Natural wine is the buzzword — but what does it really mean?

When is a wine natural? The concept of “natural” wine stuck its head into our letterbox twice last month. The first, a note from Clare Valley winemaker Jeffrey Grosset, accompanied a sample of the magnificent Grosset Gaia 2009 (five-star review 28 March).

Grosset’s note sparked our curiosity. It read, “The Gaia vineyard is named after James Lovelock’s original book Gaia: a new look at life on Earth. Lovelock proposed the Gaia hypothesis, now Gaia theory, that the Earth is a single organism, reliant on the complexity and diversity of its species to maintain ecological health.

While there is an international ‘natural’ wine movement, many great winemakers who believe they are already making natural wine have chosen not to jump on the ‘natural’ bandwagon. Jeffrey Grosset remains a firm believer in being guided by the producer’s name, rather than by a loosely defined term.

For decades now, every Grosset wine has been made with such precision and attention to detail, that the need for fining has been avoided and the wine’s integrity maintained. So in the absence of any chemical additives or finings, is it possible to refer to Grosset wines as anything but natural?”

The second arrival in our letterbox – Alice Feiring’s new book, Naked wine: letting grapes do what comes naturally – plunged directly into the natural wine movement, the object of Grosset’s comments.

Feiring traces the rise of today’s natural wine movement to Jules Chauvet, French scientist, his assistant, Jacques Neauport, and a winemaker in the Beaujolais village of Morgon, Marcel Lapierre.

In 1978”, writes Feiring, “Marcel Lapierre came to terms with the reality that he couldn’t stand to drink his own wine”. Independently of Lapierre, Chauvet had noted with despair the degradation of Beaujolais wines.

In a 1984 interview with American writer Kermit Lynch, reports Feiring, Chauvet recounted the unwelcome transformation of Beaujolais, between the late 1940s and mid 1970s, from fruity low-alcohol red, to hollow, alcoholic wine – often over-sulphured and smelling of banana, courtesy of “the industrial yeast 71B”.

Excessive yields made the wines ever more insipid and over use of chemicals in vineyards resulted in degraded soils, devoid of life and nutrients, Chauvet told Lynch. Ultimately, writes Feiring, “The region, capable of such greatness, became the vinous equivalent of candy corn, consumed only once a year [thanks to the rise of Beaujolais nouveau]”.

Lapierre, and a few other Morgon producers influenced by him, altered their grape growing and winemaking practices. Lynch imported the wines to the United States and began the difficult task of selling these wines, made without the addition of sugar (to boost alcohol content), sulphur or yeast.

Forty years on, the natural wine movement enjoys a global following – with dedicated wine bars in some countries. But as far as I can ascertain, there’s no formal definition of “natural wine”. At the core lies a notion we can all relate to – that wine should be a clean, wholesome product from sustainable vineyards. At a practical level, for the naturalists, this means adding and taking away as little possible from wine – no or low sulphur additions, no additions of cultured yeast, sugar, acid, tannin or yeast nutrients, no use of fining agents and no filtration.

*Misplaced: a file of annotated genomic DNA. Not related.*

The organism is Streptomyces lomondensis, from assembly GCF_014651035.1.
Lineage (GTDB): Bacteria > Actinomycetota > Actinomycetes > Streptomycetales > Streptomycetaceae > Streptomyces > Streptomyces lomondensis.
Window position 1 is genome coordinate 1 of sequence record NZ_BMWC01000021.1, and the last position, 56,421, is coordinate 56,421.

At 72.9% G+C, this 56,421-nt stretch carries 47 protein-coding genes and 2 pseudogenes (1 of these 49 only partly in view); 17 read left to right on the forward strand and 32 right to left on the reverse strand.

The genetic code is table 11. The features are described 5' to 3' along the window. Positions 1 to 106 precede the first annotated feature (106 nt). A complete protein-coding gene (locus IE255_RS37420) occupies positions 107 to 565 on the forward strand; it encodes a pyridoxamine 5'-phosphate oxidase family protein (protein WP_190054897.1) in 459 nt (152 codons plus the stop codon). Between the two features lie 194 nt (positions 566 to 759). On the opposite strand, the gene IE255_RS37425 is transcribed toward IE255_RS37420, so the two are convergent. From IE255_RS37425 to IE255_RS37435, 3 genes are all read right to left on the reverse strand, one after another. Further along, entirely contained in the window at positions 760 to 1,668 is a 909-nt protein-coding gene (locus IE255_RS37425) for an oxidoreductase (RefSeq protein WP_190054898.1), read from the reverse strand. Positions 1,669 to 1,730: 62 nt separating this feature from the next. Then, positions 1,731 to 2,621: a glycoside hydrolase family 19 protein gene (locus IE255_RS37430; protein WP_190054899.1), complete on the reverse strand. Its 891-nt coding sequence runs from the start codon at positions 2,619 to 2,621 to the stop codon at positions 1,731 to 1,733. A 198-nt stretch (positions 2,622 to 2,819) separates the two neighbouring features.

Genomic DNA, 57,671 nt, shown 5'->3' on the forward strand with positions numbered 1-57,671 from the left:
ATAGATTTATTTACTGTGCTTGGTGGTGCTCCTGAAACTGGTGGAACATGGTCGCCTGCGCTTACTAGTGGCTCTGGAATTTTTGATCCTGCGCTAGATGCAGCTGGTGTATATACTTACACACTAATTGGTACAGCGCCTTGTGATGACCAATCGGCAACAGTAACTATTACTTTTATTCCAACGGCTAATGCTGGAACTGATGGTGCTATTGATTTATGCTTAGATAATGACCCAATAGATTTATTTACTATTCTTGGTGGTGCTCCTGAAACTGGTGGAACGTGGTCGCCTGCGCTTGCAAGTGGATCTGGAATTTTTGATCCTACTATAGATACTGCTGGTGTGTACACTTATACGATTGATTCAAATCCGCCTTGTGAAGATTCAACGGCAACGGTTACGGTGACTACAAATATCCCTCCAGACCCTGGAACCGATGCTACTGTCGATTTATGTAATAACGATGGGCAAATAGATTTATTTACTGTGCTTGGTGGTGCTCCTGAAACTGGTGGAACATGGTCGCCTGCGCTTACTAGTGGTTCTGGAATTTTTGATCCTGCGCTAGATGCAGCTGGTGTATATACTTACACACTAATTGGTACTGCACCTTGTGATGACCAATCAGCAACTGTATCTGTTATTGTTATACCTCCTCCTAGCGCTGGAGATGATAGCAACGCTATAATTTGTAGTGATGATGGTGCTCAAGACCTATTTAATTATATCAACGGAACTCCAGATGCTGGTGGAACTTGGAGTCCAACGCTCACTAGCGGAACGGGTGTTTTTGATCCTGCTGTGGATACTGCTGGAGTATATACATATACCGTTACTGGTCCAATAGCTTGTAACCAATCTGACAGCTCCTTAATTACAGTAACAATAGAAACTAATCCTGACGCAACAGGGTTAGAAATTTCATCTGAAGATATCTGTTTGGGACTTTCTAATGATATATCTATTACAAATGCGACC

But the proponents seem to share plenty of common ground with winemakers not sailing under the “natural” banner. And this brings us back to Jeffrey Grosset.

He says, “I was at a restaurant and their list had a whole section on natural wines. I was shocked and asked where are we? It’s a shame the naturals feel they have to put a wedge between themselves and other winemakers. It’s flawed logic to think that to show that I’m better I must show that others are wrong”.

He sees flawed logic, too, in insisting on wild yeast ferments and avoiding sulphur additions. The latter, he likens to throwing away personal hygiene – opening the door to oxidation in delicate juice like riesling and microbial spoilage in finished wine.

Grosset sees the term “natural yeast” as a misnomer, believing that yeast populations in wineries, and perhaps in the vineyard, as most likely including strains previously introduced. “Wild yeast” is therefore a better descriptor.

He says that if you’ve gone to the trouble to choose the right vineyard sites, use organic practices, balance every vine and get every bunch, every berry ripe and eliminate damaged fruit, “then using wild yeast doesn’t align with all this control. The results might be great or not so great”. He prefers to use a range of known yeasts in every ferment, emulating successful wild-yeast ferments.

Every bunch is precious and we make the best wine we can. We can’t leave it to fate”, he concludes.

Grosset speaks only for himself. But hundreds of Australian winemakers have been striving for decades to create healthy soils in their vineyards, gradually bringing their fruit to perfection and adding, or taking away, only what they need to make natural wines. They’ve simply not jumped on the “natural” bandwagon.

And as Feiring points out in her book, so-called “natural” winemakers embrace a spectrum of views. These range from strict no-sulphur regimes, to a minimum intervention approach strikingly similar to what Grosset and many other Australian makers employ.

Copyright © Chris Shanahan 2012
First published 4 April 2012  in The Canberra Times